var oldImage = slider.querySelector('.visible')
            var nextImage = oldImage.nextElementSibling || slider.firstElementChild
            
            oldImage.classList.remove('visible')
            nextImage.classList.add('visible')
        }, 10 * 1000)
    })
</script>

Option 2:

Code
<style>
    .slider-container {
        /* Change these as desired */
        width: calc(200px + 80px);
        height: 100px;
        margin: 0 auto;
        background: blue;
        
        overflow: hidden;
        position: relative;
    }
    
    .slider-container img {
        position: absolute;
        left: 40px;
    }
    
    .slider-container img:not(.visible) {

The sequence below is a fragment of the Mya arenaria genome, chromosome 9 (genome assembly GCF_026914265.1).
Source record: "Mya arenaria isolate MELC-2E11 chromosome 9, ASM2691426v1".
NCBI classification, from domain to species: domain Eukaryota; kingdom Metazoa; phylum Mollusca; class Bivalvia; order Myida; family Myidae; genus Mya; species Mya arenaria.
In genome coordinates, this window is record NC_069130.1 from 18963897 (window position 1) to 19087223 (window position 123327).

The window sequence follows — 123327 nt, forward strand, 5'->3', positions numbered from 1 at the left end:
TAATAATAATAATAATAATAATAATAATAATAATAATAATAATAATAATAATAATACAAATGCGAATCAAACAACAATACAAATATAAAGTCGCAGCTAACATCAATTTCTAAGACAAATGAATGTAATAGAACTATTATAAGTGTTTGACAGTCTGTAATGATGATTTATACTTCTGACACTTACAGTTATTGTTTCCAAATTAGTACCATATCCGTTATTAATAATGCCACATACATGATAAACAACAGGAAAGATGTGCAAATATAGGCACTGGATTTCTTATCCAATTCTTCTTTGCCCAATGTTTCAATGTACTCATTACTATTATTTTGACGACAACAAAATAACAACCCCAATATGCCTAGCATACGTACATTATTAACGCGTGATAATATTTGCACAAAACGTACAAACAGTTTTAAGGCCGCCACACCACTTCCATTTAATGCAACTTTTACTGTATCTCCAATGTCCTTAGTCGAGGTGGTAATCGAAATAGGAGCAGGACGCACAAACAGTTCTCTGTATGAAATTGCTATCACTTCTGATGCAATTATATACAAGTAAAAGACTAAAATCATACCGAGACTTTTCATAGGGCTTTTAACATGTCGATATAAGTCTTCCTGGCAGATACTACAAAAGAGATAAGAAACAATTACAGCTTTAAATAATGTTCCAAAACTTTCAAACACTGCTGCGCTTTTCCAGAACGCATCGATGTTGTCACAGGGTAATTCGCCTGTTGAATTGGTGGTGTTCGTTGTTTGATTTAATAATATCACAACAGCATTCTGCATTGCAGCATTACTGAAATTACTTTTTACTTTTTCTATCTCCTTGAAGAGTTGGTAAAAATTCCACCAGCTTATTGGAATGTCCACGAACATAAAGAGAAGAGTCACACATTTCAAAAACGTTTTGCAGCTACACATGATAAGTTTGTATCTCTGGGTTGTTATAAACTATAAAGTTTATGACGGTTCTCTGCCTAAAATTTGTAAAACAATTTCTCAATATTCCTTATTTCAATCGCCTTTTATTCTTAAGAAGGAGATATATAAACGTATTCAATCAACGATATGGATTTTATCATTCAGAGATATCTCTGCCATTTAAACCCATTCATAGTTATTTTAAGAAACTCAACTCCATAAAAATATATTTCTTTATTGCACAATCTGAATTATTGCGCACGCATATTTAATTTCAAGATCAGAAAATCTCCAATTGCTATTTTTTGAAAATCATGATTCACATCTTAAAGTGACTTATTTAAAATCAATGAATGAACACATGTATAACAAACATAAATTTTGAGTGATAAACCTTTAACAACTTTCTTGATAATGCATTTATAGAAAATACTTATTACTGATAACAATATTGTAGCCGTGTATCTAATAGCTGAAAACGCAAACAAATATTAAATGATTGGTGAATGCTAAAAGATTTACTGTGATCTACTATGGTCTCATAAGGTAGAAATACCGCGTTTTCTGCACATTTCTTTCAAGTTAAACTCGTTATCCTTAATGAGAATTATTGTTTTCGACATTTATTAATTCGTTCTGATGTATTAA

display: none;
    }
    
    .previous, .next {
        top: calc(50% - 20px);
        pointer: cursor;
        font-size: 40px;
        
        position: absolute;
    }
    .previous {
        left: 7px;
    }
    .next {
        right: 7px;
    }
</style>

<div class="slider-container">
    <span class="previous">&lt;</span>
    <span class="next">&gt;</span>
    <img src="https://placeimg.com/200/100/animals">
    <img src="https://placeimg.com/200/100/nature">
    <img src="https://placeimg.com/200/100/arch">
</div>

<script>
    Array.from(document.querySelectorAll('.slider-container'))
    .forEach(function (slider) {
        if (slider.childElementCount < 4) return

        if (!slider.querySelector('.visible')) {
            slider.querySelector('img').classList.add('visible')
        }
        
        var seconds = 10
        var lastClick = 0
        
        function next() {
            var oldImage = slider.querySelector('.visible')
            var nextImage = oldImage.nextElementSibling || slider.querySelector('img')
            
            oldImage.classList.remove('visible')
            nextImage.classList.add('visible')
        }
        
        setInterval(function () {